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Why Managers Should Meet Consistently With Their Employees

By Chrissy Scivicque


Workplace meetings have gotten a bad rap these days. Most people agree that the majority of meetings they attend are too time-consuming and poorly run to be effective. In the recent past, the conversation has largely been around how to have fewer meetings at work, not more.


That’s why the recommendation for managers to meet consistently with their employees — even when they have no reason to — might be a little controversial. But that doesn’t mean it isn’t important.


Yes, a lot of meetings in the workplace are pretty pointless, but that doesn’t mean they hold no value. Meetings are still important because they offer an opportunity for real-time communication. Whether they happen face-to-face or over the phone, they’re still the most useful tool we have for building, maintaining and strengthening relationships.


Unfortunately, many managers discount the importance of meeting regularly with their employees. It happens time and again: Managers schedule one-on-one meetings only to later cancel them at the last minute.


“We’re all too busy!” they think. “And hey, what’s there to talk about anyway?”


Some managers are only motivated enough to meet with their staff when something isn’t working and they need to address it. This is dangerous territory because it creates an expectation.


“Uh, oh. You’ve got a meeting with the boss? What did you do now?”


It’s vital to meet regularly with your employees, even when problems don’t exist. Plan on meeting for a short period of time, 30 minutes or less, for no reason at all if you have to! Just do it on a consistent basis. Here are just three reasons why it’s important.


Meeting Regularly Helps Deepen Rapport

Devoting regular time to the relationship helps develop a sense of camaraderie, making it easier to discuss and resolve issues when they inevitably do arise.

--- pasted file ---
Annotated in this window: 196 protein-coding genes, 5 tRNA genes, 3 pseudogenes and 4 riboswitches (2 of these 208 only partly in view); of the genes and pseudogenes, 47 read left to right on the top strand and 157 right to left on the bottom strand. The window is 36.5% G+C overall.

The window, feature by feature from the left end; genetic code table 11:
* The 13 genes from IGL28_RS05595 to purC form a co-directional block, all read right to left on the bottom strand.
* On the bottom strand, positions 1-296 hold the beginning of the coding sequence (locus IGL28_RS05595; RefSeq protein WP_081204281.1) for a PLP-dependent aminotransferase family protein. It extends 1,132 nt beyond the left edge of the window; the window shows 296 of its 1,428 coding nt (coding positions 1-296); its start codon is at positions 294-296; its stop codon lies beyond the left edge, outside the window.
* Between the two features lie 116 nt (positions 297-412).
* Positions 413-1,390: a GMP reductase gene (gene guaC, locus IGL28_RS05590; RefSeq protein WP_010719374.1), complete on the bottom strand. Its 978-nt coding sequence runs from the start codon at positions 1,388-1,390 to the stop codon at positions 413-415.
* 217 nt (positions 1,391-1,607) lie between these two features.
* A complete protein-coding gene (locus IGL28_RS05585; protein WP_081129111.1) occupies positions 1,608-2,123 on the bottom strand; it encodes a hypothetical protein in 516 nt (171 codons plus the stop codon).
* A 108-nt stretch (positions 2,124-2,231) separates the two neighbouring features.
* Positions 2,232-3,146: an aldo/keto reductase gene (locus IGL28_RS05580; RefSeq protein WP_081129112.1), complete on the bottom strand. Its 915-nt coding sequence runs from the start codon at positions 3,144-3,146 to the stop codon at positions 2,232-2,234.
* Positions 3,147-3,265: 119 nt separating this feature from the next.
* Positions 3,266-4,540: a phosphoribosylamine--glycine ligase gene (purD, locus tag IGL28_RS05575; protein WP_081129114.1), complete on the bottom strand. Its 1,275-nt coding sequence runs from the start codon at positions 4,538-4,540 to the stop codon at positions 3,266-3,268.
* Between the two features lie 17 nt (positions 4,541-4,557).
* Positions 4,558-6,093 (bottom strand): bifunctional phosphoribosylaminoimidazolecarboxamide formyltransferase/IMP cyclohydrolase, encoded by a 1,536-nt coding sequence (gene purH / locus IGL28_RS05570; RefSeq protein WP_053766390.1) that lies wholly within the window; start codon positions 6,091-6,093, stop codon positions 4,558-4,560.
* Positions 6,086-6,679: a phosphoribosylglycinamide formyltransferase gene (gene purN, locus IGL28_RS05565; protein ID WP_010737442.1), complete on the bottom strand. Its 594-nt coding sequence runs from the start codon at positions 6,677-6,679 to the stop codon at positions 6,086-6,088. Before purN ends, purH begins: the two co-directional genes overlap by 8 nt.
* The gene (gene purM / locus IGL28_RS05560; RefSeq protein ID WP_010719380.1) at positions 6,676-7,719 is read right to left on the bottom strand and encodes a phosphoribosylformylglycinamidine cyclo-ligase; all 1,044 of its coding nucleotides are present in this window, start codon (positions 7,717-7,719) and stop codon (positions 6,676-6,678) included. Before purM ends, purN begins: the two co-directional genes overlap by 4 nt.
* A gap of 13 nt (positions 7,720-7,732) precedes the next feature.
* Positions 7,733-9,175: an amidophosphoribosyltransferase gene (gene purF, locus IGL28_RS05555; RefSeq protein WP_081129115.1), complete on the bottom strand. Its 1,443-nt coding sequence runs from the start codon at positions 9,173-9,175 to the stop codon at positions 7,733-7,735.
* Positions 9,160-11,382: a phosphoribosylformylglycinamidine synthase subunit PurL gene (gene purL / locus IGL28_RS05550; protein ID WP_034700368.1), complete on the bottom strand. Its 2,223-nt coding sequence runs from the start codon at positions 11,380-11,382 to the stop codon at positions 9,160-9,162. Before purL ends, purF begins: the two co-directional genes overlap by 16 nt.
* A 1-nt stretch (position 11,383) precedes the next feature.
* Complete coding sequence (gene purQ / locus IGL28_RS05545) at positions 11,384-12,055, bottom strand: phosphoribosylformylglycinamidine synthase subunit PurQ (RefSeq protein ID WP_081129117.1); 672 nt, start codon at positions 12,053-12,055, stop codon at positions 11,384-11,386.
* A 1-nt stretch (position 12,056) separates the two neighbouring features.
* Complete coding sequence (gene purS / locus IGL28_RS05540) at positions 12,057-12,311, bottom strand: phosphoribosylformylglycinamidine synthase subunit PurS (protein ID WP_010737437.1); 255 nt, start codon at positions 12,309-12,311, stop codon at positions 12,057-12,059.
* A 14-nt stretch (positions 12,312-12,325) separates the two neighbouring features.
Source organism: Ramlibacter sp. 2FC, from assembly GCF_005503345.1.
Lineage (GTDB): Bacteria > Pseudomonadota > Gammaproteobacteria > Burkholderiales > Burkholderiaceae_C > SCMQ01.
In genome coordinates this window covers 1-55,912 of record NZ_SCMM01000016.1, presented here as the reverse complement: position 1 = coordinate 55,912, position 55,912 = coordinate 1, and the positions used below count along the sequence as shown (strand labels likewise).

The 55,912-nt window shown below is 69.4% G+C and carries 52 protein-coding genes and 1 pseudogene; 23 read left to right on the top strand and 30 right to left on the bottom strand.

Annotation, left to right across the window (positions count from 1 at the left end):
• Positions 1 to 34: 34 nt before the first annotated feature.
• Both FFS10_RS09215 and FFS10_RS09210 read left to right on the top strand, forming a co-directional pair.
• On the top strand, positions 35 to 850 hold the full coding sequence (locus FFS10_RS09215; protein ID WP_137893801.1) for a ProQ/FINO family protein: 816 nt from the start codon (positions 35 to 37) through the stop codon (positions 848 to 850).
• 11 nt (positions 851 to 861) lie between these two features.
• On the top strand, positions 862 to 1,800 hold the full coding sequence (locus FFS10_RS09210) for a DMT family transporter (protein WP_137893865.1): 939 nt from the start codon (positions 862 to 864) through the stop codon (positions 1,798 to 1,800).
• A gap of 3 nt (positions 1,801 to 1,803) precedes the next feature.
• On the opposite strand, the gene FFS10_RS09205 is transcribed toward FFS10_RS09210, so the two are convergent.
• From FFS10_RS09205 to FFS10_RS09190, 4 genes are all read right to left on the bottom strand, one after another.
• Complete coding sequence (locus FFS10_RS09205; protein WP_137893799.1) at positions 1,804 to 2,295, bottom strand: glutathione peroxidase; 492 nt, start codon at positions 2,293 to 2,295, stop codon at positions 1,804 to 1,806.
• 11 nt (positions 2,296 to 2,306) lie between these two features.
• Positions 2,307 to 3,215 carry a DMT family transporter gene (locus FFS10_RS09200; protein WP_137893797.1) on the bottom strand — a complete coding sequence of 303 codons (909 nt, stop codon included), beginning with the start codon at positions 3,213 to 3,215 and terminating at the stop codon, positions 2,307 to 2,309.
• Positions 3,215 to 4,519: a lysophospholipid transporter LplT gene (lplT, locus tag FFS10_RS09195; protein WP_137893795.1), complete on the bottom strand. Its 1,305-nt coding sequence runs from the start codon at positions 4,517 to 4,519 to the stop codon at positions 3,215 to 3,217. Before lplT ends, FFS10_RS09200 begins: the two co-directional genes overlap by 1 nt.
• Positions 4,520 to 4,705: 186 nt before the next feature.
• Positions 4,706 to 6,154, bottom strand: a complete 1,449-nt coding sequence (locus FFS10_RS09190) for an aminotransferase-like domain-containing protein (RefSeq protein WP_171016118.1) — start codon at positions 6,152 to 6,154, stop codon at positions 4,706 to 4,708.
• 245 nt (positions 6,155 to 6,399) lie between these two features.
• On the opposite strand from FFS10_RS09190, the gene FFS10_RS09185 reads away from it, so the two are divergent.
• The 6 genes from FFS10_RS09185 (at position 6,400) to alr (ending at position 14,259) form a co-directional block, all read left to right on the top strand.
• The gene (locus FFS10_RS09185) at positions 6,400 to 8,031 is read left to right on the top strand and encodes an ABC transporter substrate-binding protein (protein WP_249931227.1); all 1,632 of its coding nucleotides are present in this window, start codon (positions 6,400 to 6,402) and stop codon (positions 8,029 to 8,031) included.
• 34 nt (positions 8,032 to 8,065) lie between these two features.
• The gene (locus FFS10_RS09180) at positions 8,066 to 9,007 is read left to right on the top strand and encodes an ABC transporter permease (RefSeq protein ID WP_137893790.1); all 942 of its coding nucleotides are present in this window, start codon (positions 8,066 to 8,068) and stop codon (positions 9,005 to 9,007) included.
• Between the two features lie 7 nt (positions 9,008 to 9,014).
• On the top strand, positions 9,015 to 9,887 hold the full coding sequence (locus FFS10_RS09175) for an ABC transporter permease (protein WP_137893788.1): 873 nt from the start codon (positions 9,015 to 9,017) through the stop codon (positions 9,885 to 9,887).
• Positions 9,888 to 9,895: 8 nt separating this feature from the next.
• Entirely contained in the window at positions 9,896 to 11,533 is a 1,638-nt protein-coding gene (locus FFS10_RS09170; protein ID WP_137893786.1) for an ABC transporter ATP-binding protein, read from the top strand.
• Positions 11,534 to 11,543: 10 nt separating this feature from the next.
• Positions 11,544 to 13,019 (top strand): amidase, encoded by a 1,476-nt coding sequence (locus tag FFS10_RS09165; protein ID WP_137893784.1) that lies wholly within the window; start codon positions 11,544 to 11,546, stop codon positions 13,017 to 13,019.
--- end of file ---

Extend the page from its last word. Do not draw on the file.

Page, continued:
Meeting Regularly Encourages Both Parties to Raise Issues Proactively

Meetings also inspire both the manager and the employee to raise important issues before they become urgent. Why not catch problems before they become problems?


Meeting Regularly Provides Opportunity for Informal Feedback

Meetings allow managers to offer informal feedback on a regular basis. Employees crave more information about how they’re doing. An annual performance review simply isn’t enough. Without regular direct feedback, they can end up creating false perceptions about their performance.


Schedule a routine time to get together at intervals that make sense for your workplace and working relationship. That might mean weekly, monthly or even daily in some cases. And don’t be tempted to cancel the meeting if there’s “nothing” to talk about.


There’s always something. Use this three-point agenda to keep things on track:

  • What victories have you experienced since the last time we met?
  • What are you working on and what are the obstacles?
  • What do you need from me?


Original article published on US News & World Report.

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Nicki Sanders, The Packaged For Success Coach, is an Adjunct Professor with an extensive background in developing and managing internship programs. She is a skilled program manager, coach, trainer, and group facilitator who has packaged her Masters of Social Work degree and 20 years of work experience into Packaged For Success, a full service training and professional development company.


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